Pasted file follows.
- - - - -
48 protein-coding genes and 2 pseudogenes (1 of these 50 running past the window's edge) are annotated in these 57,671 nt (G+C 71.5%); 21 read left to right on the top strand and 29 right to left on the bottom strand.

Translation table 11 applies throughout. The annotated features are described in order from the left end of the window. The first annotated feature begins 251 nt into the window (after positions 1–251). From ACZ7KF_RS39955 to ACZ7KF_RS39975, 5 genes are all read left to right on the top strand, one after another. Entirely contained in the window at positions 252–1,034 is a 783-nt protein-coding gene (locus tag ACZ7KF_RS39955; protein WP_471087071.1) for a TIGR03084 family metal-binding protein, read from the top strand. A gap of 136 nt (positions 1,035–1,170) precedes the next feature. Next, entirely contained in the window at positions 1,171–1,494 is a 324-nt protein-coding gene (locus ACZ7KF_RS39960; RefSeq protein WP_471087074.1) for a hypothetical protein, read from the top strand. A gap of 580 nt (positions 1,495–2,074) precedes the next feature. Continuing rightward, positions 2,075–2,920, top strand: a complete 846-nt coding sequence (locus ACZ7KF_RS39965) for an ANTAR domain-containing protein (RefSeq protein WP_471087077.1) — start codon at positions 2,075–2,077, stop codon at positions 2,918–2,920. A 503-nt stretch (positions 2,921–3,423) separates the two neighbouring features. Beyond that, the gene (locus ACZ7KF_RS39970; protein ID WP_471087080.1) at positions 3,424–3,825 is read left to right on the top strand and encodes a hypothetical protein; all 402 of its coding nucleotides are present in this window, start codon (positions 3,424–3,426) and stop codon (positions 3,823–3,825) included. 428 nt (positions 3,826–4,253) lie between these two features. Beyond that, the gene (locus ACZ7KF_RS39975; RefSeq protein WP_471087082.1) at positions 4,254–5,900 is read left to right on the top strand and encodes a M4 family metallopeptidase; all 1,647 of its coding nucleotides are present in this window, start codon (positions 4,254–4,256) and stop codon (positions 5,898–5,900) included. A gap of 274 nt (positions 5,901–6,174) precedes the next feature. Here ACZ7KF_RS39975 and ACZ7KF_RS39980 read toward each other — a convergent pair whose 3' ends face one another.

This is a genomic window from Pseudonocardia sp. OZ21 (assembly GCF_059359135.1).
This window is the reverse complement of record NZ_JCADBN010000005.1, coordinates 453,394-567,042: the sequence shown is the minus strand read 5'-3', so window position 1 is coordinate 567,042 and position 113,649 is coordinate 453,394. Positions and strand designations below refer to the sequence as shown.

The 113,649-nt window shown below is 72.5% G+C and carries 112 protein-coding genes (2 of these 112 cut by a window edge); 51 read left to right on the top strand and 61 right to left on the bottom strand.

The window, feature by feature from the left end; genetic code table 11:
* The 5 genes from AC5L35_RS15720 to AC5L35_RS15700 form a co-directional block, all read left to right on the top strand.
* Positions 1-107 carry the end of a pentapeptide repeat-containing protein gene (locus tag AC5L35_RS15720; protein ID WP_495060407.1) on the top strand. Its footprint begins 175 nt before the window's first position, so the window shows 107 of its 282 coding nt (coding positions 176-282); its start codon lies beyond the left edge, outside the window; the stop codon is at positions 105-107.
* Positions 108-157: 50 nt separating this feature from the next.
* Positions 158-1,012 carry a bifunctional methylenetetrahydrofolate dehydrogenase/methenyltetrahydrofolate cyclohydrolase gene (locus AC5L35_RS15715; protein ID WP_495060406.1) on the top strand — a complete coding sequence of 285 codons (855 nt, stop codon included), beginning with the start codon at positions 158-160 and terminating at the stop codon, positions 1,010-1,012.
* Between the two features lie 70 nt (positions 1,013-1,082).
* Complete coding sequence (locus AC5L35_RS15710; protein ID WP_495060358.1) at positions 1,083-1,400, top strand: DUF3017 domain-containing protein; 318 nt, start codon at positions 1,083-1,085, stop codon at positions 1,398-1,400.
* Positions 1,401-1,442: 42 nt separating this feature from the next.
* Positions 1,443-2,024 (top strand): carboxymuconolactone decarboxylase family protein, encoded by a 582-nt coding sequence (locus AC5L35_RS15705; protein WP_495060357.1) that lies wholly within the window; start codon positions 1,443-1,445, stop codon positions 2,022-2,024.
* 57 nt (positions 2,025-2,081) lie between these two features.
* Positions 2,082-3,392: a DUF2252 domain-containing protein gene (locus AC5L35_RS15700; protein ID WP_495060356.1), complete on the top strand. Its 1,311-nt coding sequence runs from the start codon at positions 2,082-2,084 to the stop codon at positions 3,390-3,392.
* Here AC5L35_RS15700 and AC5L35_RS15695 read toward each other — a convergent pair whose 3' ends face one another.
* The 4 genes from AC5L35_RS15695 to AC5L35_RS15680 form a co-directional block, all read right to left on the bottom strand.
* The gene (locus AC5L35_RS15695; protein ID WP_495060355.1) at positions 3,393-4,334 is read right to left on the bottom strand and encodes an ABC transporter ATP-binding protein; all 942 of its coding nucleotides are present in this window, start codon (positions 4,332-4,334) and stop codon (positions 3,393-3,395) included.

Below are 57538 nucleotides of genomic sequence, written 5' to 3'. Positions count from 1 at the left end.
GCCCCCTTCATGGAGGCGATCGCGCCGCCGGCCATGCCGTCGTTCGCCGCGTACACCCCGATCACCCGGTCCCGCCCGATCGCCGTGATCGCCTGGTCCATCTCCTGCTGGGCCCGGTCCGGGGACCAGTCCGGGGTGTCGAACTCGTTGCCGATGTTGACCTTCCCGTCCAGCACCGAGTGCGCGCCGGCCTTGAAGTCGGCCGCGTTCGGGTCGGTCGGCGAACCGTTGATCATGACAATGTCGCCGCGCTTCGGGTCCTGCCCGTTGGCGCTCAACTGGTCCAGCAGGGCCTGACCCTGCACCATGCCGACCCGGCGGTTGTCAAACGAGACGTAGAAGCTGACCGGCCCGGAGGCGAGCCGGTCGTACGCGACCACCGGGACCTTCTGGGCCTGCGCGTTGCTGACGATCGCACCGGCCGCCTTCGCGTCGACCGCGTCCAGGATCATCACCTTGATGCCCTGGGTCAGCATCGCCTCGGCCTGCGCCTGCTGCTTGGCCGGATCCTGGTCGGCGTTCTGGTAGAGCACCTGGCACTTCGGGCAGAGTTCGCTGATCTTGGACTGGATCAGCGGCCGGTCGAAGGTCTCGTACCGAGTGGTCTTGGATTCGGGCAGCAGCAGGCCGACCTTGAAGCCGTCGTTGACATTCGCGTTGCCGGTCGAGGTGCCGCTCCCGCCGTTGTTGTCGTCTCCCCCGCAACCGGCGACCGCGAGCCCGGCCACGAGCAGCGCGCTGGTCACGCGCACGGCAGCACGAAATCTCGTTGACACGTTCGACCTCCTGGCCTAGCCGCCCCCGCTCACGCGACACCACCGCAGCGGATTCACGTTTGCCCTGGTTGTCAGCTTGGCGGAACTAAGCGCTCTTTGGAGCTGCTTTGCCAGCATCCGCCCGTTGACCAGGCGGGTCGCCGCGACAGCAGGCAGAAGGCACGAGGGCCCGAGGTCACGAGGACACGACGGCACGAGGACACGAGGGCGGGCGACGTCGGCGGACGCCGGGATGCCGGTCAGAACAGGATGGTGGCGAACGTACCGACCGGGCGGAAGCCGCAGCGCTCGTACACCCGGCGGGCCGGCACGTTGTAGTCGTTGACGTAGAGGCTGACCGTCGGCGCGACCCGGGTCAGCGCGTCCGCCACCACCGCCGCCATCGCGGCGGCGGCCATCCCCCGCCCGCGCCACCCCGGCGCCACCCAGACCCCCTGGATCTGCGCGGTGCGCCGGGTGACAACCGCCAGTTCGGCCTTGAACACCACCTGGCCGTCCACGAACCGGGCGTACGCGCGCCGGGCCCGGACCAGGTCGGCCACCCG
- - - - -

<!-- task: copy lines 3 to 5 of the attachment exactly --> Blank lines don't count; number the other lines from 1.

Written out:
This is a genomic window from Pseudonocardia sp. OZ21 (assembly GCF_059359135.1).
This window is the reverse complement of record NZ_JCADBN010000005.1, coordinates 453,394-567,042: the sequence shown is the minus strand read 5'-3', so window position 1 is coordinate 567,042 and position 113,649 is coordinate 453,394. Positions and strand designations below refer to the sequence as shown.

The 113,649-nt window shown below is 72.5% G+C and carries 112 protein-coding genes (2 of these 112 cut by a window edge); 51 read left to right on the top strand and 61 right to left on the bottom strand.